138.  
  139.     args:
  140.         lat             :    Latitude of the observatory in degrees (-90 <= lat <= 90)
  141.         lon             :    Longitude of the observatory in degrees
  142.         datetime_start  :    Start date of the window (ISO)
  143.         datetime_end    :    End date of the window (ISO)
  144.         ra              :    Right Ascension of the target in degrees, J2000
  145.         dec             :    Declination of the target in degrees (-90 <= dec <= 90), J2000
  146.  
  147.     returns:
  148.         alt             :    Maximum altitude within the window in degrees
  149.         datetime        :    ISO date of when the altitude is reached. If reached multiple times, only the
  150.                              first instance is returned
  151.     """
  152.     # Find the minimum and maximum altitudes attainable by the target
  153.     extrema = [-lat - dec - 90, dec - lat + 90]
  154.     for i, extremum in enumerate(extrema):
  155.         if extremum > 90 or extremum < -90:
  156.             extrema[i] = (180 - extremum)
  157.         if extremum < -90:
  158.             extrema[i] = extrema[i] - 360
  159.  
  160.     # Get all times when the object is at its highest
  161.     ascents = ascent_time(lat, lon, datetime_start, datetime_end, ra, dec, np.max(extrema))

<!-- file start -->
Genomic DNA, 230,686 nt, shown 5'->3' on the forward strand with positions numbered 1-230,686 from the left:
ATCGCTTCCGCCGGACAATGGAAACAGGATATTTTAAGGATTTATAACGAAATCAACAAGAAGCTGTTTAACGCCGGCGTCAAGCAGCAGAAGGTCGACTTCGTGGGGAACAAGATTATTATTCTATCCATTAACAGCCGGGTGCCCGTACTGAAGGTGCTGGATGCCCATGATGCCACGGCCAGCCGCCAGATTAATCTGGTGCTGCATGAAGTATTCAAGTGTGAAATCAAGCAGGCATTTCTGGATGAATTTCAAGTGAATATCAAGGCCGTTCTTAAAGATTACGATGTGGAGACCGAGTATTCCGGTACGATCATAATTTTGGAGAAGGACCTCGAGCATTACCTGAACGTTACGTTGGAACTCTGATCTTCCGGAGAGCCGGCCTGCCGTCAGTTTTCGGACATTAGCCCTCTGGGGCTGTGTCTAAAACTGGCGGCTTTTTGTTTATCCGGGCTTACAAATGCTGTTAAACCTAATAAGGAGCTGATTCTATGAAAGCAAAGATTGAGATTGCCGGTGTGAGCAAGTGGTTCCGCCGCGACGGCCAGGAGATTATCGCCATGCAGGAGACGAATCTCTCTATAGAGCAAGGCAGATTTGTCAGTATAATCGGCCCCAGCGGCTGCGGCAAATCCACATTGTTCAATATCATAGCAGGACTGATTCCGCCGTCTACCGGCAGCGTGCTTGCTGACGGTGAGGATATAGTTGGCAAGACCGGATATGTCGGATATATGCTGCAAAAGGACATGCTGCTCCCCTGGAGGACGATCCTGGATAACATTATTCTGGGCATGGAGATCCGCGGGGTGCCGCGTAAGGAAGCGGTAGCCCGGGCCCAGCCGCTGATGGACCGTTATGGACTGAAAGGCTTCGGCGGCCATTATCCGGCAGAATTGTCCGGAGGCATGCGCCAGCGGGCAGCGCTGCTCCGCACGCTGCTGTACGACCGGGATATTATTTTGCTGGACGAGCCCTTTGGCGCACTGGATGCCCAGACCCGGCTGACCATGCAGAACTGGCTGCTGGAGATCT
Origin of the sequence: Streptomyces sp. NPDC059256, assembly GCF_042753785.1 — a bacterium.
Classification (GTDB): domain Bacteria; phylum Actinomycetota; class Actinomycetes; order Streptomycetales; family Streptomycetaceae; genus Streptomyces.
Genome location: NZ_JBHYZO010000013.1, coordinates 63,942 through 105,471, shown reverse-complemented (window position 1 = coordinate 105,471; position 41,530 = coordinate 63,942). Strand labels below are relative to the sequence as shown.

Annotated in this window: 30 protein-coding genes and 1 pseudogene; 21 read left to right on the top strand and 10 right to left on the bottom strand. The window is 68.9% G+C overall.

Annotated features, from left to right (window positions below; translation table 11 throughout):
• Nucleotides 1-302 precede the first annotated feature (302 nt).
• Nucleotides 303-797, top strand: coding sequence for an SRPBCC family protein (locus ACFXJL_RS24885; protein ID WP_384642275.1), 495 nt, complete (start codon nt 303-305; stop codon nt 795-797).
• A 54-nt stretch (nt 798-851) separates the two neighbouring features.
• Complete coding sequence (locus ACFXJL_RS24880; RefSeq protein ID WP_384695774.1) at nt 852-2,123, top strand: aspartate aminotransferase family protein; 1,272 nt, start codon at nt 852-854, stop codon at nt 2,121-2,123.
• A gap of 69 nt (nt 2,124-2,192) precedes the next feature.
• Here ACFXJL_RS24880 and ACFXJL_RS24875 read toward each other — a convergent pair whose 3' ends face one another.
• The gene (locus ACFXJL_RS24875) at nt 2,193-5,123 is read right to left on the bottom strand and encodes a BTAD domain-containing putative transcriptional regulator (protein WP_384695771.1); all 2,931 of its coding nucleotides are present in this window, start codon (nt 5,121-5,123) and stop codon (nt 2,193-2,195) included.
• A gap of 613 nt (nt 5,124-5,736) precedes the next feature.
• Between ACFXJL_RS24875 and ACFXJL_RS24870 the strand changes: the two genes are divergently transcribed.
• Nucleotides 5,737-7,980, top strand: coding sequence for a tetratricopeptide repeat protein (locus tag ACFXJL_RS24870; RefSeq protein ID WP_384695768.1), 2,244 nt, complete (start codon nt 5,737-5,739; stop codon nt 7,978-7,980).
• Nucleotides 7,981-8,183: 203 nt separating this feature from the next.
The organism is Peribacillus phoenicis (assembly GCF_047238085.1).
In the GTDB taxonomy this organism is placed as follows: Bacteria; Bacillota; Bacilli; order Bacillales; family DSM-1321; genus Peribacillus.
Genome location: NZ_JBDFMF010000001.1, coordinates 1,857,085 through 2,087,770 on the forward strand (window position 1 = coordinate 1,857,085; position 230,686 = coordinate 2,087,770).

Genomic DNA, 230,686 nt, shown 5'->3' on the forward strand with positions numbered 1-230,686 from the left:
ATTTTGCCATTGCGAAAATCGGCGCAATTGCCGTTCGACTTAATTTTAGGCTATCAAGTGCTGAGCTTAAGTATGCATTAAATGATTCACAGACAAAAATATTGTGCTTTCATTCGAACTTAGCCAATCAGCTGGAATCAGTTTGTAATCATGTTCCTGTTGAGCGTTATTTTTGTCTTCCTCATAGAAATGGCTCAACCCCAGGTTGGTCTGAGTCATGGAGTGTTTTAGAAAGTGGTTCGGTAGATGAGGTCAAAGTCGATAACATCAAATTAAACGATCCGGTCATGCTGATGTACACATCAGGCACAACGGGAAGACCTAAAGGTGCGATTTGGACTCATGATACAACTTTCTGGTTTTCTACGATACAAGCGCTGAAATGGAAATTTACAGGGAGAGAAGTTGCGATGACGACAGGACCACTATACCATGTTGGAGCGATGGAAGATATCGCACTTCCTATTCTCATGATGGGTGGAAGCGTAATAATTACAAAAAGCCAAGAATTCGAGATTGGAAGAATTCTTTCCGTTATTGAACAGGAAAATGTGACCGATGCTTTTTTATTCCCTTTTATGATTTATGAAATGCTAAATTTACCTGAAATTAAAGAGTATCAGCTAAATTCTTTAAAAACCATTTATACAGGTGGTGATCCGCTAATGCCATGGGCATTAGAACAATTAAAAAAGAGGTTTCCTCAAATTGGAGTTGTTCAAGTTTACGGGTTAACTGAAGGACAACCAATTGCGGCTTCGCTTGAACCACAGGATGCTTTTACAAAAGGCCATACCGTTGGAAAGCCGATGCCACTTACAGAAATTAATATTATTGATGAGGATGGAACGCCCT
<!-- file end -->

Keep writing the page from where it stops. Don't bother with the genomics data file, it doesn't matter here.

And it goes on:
162.     # If the object does reach its highest possible altitude, it will be the desired climax
  163.     if len(ascents) != 0:
  164.         return np.max(extrema), ascents[0]
  165.     else:
  166.     # If not, either the start or the end of the window will be...
  167.         start_alt = radec_to_altaz(lat, lon, datetime_start, ra, dec)[0]
  168.         end_alt = radec_to_altaz(lat, lon, datetime_end, ra, dec)[0]
  169.         if start_alt > end_alt:
  170.             return start_alt, datetime_start
  171.         else:
  172.             return end_alt, datetime_end
  173.  
  174. def get_sun(datetime):
  175.     """
  176.     Estimate J2000 equatorial coordinates of the Sun at any given time. Use the approximate algorithm
  177.     from stargazing.net/kepler/sun.html
  178.  
  179.     args:
  180.         datetime        :    Date of interest (ISO)
  181.  
  182.     returns:
  183.         ra              :    Right ascension of the Sun in degrees
  184.         dec             :    Declination of the Sun in degrees
  185.     """
  186.     # Days since J2000
  187.     unix_timestamp_requested = unix_timestamp_from_iso_date(datetime)
  188.     unix_timestamp_J2000 = unix_timestamp_from_iso_date('2000-01-01T12:00:00Z')
  189.     J2000 = (unix_timestamp_requested - unix_timestamp_J2000) / (60 * 60 * 24)
  190.  
  191.     # Just following the algorithm from now on...
  192.     L = (280.461 + 0.9856474 * J2000) % 360
  193.     g = np.radians(357.528 + 0.9856003 * J2000)
  194.     lmbda = np.radians(L + 1.915 * np.sin(g) + 0.020 * np.sin(2 * g))
  195.     epsilon = np.radians(23.439 - 0.0000004 * J2000)
  196.     Y = np.cos(epsilon) * np.sin(lmbda)
  197.     X = np.cos(lmbda)
  198.  
  199.     ra = np.degrees(np.arctan(Y / X))
  200.     if X < 0:
  201.         ra = ra + 180
  202.     elif Y < 0 and X > 0:
  203.         ra = ra + 360
  204.     dec = np.degrees(np.arcsin(np.sin(epsilon) * np.sin(lmbda)))
  205.     return ra, dec
  206.  
  207. def twilight(lat, lon, datetime, alt, niter = 5):
  208.     """
  209.     Iteratively determine sunrise/sunset/twilight times on a given date. ascent_time() can determine when